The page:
I know, you’re thinking “what? What is tongue scraping?” It sounds really weird, but trust me, it’s going to leave your mouth not only feeling clean, but your food is going to taste better! Tongue scraping is an ancient Ayurvedic Practice and one of the first changes I implemented early on. Every morning before you even THINK of drinking or eating, run to the bathroom and scrape that tongue with a metal tongue scraping tool. Our tongues harbor so much bacteria and overnight it builds up on the surface of the tongue. In my IIN course, one lecturer actually described it as the front door rug. Imagine everyday, coming home, stepping into the house and rubbing your shoes on the rug, over and over again. Eventually that rug is going to build up so much muck and grime that it won’t be recognizable! The same principle goes for our tongue. Scraping not only helps detox the body, but helps the immune system, helps bad breath, and I swear it makes my food taste better because the food can actually reach my taste buds! Also, the color and consistency of what you scrape off of your tongue can help indicate the level of digestive acidity in your body. The thicker and whiter the contents, the more likely you are to have a poor digestive system with low agni (digestive fire) while the thinner and clearer the contents are, you may have too much agni and an overactive digestive system. Listening to our body in this way helps us to find health conditions early on, before it’s too late!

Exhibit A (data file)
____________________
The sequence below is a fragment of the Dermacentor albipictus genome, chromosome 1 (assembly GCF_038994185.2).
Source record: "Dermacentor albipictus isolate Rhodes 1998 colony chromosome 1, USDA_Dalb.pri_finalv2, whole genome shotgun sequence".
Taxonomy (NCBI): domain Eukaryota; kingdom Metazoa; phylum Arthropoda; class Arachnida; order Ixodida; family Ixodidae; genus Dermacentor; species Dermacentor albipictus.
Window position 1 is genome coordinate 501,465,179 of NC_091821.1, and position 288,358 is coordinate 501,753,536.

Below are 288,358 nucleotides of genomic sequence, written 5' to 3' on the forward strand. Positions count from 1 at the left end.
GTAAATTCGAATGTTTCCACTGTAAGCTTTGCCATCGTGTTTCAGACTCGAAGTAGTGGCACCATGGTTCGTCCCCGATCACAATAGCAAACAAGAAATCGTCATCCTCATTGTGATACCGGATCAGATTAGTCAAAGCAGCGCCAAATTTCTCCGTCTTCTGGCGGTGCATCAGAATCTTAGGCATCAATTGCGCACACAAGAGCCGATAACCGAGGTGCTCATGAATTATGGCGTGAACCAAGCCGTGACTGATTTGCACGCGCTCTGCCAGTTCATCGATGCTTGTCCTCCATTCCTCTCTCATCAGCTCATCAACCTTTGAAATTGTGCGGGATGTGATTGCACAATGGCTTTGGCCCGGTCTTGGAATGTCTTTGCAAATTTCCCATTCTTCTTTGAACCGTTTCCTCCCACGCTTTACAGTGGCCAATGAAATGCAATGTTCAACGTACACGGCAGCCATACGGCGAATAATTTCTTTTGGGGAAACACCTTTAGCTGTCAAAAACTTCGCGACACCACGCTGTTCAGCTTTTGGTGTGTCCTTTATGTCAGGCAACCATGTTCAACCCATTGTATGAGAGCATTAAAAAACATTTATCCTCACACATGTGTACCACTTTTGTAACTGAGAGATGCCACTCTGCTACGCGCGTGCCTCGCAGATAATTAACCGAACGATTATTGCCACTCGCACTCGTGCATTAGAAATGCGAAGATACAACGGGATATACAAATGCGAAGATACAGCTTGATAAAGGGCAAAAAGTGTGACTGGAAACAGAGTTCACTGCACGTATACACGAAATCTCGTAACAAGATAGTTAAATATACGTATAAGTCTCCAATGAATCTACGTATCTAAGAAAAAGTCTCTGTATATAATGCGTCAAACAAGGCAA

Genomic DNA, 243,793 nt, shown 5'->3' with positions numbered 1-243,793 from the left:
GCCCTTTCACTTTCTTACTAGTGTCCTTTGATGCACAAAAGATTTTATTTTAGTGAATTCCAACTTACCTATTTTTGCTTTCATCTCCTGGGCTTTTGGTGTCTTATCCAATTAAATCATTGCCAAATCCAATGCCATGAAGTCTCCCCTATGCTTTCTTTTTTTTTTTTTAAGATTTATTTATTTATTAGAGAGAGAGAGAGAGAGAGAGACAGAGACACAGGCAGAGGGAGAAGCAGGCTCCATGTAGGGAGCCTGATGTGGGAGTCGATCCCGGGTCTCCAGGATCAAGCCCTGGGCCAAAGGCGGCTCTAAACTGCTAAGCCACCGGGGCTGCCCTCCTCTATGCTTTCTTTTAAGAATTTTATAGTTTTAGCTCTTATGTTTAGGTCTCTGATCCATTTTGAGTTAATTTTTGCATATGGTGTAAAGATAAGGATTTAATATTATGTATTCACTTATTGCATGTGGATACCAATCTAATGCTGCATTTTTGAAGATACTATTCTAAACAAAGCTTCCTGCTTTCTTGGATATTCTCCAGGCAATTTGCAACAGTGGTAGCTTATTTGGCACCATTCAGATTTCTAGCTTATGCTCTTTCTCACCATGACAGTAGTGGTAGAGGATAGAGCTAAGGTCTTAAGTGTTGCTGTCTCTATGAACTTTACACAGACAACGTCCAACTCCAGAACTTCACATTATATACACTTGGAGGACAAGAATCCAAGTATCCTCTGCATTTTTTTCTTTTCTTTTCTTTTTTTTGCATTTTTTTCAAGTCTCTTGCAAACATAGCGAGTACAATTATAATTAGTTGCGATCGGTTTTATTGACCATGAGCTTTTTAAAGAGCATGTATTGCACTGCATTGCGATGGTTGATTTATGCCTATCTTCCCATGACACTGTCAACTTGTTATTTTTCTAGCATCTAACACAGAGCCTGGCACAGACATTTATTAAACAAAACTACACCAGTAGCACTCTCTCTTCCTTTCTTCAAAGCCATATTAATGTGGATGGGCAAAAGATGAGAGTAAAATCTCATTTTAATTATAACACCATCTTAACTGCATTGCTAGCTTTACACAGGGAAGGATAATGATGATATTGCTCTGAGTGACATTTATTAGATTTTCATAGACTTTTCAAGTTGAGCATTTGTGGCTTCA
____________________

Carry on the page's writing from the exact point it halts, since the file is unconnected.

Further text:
2. Drink Clean Water